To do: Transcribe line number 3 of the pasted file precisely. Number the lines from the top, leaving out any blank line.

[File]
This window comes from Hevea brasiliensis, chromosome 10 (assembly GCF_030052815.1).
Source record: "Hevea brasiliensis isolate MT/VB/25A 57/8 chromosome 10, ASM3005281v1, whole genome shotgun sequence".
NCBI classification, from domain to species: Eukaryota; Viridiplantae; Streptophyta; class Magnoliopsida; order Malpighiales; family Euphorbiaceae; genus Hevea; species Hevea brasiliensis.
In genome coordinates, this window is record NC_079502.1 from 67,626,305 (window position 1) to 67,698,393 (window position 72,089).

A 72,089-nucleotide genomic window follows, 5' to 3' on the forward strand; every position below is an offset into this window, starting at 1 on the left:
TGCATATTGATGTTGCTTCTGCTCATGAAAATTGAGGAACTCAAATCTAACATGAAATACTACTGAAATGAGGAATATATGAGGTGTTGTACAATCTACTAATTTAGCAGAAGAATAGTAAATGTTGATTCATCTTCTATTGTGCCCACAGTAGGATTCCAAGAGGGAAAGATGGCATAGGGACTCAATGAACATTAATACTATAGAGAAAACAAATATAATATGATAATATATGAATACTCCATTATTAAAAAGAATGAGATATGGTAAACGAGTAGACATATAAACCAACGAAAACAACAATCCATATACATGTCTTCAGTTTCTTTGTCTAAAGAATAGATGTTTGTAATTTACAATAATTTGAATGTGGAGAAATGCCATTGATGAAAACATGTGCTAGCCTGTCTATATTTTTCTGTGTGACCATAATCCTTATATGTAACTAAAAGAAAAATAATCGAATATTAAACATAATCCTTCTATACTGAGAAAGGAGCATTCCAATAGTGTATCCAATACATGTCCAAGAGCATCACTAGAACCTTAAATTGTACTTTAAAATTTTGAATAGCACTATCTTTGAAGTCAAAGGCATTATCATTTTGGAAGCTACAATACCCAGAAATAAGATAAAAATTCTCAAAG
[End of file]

NCBI classification, from domain to species: Eukaryota; Viridiplantae; Streptophyta; class Magnoliopsida; order Malpighiales; family Euphorbiaceae; genus Hevea; species Hevea brasiliensis.